This report presents an analysis of data collected by local authorities during the financial year 2022/2023, and examines the development of the implementation of the Homelessness Reduction Act 2017 (HRA) in its fifth year. It also updates the previous year’s findings, including Centrepoint’s estimate of the national scale of youth homelessness.
In supported housing, accommodation is provided alongside support, supervision or care to help people live as independently as possible in the community. Residents of supported housing include, for example, older people, people with disabilities, people fleeing domestic abuse, people with experience of the criminal justice system, people recovering from alcohol or drug addiction.
Through this research we wanted to provide an economic justification for the money spent on supporting homeless young people and show the enormous benefits that can be generated.
Our report shows that when homeless young people are ready to move on and live independently, they’re being held back by the housing crisis. We are calling on the government to build more safe and affordable housing to break the cycle of homelessness and provide young people with safety and stability.
This scoping report explores the homelessness and housing experiences of young women, using in-depth qualitative interviews with young women and key stakeholders, analysis of Centrepoint’s Youth Homelessness Databank for 2021/22, and a review of existing research data relating to women’s experiences of homelessness. In doing this the report reflects the challenges faced by this cohort in attempting to move on from homelessness and lead meaningful lives.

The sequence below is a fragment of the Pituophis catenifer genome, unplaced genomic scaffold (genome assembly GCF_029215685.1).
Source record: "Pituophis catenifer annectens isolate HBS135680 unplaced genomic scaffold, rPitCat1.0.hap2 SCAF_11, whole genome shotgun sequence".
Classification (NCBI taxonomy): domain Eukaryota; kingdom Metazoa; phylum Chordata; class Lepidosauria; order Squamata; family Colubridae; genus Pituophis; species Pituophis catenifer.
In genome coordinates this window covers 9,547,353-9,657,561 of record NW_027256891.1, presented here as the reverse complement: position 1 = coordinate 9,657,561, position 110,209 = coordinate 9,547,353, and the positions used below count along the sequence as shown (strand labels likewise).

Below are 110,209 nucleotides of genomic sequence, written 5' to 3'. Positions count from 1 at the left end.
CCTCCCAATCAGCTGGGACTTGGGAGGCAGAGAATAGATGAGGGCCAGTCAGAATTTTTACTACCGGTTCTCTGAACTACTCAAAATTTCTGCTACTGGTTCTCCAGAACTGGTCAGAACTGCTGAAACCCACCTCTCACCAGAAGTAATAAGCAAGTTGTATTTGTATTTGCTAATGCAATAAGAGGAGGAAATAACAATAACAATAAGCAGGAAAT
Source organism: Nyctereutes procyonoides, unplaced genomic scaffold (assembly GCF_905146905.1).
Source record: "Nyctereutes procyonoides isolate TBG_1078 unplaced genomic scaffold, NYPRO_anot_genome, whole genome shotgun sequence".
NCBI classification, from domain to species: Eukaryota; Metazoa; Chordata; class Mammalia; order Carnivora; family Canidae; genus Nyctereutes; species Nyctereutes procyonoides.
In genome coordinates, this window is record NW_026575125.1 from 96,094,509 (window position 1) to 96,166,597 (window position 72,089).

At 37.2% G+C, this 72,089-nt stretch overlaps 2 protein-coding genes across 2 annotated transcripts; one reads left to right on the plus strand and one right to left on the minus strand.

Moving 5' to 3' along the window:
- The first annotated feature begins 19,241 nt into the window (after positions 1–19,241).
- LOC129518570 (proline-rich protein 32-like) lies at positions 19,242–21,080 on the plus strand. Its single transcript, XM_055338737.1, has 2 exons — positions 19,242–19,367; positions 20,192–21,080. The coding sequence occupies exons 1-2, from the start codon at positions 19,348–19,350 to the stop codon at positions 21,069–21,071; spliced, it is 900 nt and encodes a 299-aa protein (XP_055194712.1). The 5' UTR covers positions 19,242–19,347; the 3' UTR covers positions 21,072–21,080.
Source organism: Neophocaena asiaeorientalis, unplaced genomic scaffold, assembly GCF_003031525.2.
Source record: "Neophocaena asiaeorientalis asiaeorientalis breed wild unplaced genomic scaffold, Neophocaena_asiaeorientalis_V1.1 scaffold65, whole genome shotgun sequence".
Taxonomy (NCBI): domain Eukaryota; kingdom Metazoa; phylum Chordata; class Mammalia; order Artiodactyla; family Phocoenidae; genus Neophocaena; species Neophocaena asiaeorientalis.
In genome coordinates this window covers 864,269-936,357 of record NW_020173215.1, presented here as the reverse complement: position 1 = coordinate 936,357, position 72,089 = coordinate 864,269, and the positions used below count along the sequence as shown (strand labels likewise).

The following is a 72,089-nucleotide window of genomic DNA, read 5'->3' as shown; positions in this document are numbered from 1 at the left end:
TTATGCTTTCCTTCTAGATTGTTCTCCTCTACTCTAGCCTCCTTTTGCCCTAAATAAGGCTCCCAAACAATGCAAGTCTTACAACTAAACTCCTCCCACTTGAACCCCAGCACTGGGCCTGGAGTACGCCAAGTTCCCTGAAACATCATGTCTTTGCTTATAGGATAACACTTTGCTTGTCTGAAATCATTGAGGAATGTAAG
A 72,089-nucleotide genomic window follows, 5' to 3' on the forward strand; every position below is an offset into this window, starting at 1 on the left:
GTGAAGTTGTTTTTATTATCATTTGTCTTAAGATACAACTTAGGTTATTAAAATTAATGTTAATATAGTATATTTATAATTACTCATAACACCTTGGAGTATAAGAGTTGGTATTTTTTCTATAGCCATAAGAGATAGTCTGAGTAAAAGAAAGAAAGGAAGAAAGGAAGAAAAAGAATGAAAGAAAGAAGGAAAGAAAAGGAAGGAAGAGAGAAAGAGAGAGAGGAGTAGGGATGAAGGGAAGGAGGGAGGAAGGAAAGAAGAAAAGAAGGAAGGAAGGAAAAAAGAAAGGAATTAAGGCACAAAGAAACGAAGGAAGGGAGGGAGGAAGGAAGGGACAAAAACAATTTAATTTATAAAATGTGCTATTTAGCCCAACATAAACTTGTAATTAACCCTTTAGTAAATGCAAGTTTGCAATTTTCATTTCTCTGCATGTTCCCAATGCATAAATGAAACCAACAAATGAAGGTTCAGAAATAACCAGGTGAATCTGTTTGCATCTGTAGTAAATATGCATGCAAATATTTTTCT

Making work pay for vulnerable young people. The recent focus on the cost of living crisis is nothing new for young people with experiences of homelessness. While inflationary pressures have undoubtedly increased costs and made it harder to maintain living standards, existing issues inherent within the nation’s social security regime and housing market have meant that vulnerable young people have long been at a disadvantage.
To end youth homelessness, we need to know how many people experience homelessness and what happens to them when they seek help. Our Youth Homelessness Databank brings together all the information available to build the clearest picture possible, and estimates that 129,000 young people in the United Kingdom approached their council for help during the financial year 2021/22.
The formal housing eligibility and entitlement frameworks are not considered under the SWEP. Any person rough sleeping and in dire need of a safe and warm place, who cannot afford to live indoors (except cars, sheds, barns, garages, etc.) is protected under the SWEP.
Despite the support from the government with the Energy Price Guarantee and Cost of Living Support schemes, the increase in the cost of living has dramatically worsened the conditions of the most vulnerable households, with inflation often named ‘the most regressive tax of all’.
Over the last decade, recorded levels of destitution and food insecurity have risen sharply across the UK. This research shows that some of the most vulnerable and disadvantaged young people in our society are disproportionately impacted by food insecurity.
Despite widespread calls from Centrepoint and others in the sector to make the Universal Credit uplift permanent, the Government chose to withdraw the extra money in 2021, impacting millions of vulnerable households across the country.
To end youth homelessness, we need to know how many people experience homelessness and what happens to them when they seek help. Our Youth Homelessness Databank brings together all the information available to build the clearest picture possible, and estimates that 122,000 young people in the United Kingdom approached their council for help during the financial year 2020/21.